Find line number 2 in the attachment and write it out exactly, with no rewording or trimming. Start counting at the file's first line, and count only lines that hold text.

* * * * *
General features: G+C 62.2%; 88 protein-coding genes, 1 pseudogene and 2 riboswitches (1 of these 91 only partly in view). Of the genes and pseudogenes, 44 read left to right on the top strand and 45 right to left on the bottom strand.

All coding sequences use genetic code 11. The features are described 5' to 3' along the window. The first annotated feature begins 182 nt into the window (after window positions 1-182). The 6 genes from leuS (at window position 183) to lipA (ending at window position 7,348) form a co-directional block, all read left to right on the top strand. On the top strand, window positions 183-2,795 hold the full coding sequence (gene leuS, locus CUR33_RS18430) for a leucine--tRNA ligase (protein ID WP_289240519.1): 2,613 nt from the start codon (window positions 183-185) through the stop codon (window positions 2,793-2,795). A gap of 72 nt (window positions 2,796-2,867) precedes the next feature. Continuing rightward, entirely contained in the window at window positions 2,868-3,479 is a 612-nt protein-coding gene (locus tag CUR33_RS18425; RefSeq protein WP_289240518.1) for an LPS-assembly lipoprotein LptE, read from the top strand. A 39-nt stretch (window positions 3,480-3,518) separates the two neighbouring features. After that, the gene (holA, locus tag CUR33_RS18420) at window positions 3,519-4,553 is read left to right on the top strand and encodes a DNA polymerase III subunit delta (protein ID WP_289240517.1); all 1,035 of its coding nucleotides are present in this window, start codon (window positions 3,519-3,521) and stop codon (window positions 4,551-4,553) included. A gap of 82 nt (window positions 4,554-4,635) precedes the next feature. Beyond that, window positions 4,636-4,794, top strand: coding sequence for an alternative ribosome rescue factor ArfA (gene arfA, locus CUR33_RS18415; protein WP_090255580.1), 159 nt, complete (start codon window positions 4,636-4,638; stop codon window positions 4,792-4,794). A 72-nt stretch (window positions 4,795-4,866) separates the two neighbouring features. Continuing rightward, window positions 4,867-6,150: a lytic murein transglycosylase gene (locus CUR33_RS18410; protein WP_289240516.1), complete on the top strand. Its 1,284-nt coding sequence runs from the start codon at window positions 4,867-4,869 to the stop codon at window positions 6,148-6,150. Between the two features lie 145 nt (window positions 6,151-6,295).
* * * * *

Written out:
All coding sequences use genetic code 11. The features are described 5' to 3' along the window. The first annotated feature begins 182 nt into the window (after window positions 1-182). The 6 genes from leuS (at window position 183) to lipA (ending at window position 7,348) form a co-directional block, all read left to right on the top strand. On the top strand, window positions 183-2,795 hold the full coding sequence (gene leuS, locus CUR33_RS18430) for a leucine--tRNA ligase (protein ID WP_289240519.1): 2,613 nt from the start codon (window positions 183-185) through the stop codon (window positions 2,793-2,795). A gap of 72 nt (window positions 2,796-2,867) precedes the next feature. Continuing rightward, entirely contained in the window at window positions 2,868-3,479 is a 612-nt protein-coding gene (locus tag CUR33_RS18425; RefSeq protein WP_289240518.1) for an LPS-assembly lipoprotein LptE, read from the top strand. A 39-nt stretch (window positions 3,480-3,518) separates the two neighbouring features. After that, the gene (holA, locus tag CUR33_RS18420) at window positions 3,519-4,553 is read left to right on the top strand and encodes a DNA polymerase III subunit delta (protein ID WP_289240517.1); all 1,035 of its coding nucleotides are present in this window, start codon (window positions 3,519-3,521) and stop codon (window positions 4,551-4,553) included. A gap of 82 nt (window positions 4,554-4,635) precedes the next feature. Beyond that, window positions 4,636-4,794, top strand: coding sequence for an alternative ribosome rescue factor ArfA (gene arfA, locus CUR33_RS18415; protein WP_090255580.1), 159 nt, complete (start codon window positions 4,636-4,638; stop codon window positions 4,792-4,794). A 72-nt stretch (window positions 4,795-4,866) separates the two neighbouring features. Continuing rightward, window positions 4,867-6,150: a lytic murein transglycosylase gene (locus CUR33_RS18410; protein WP_289240516.1), complete on the top strand. Its 1,284-nt coding sequence runs from the start codon at window positions 4,867-4,869 to the stop codon at window positions 6,148-6,150. Between the two features lie 145 nt (window positions 6,151-6,295).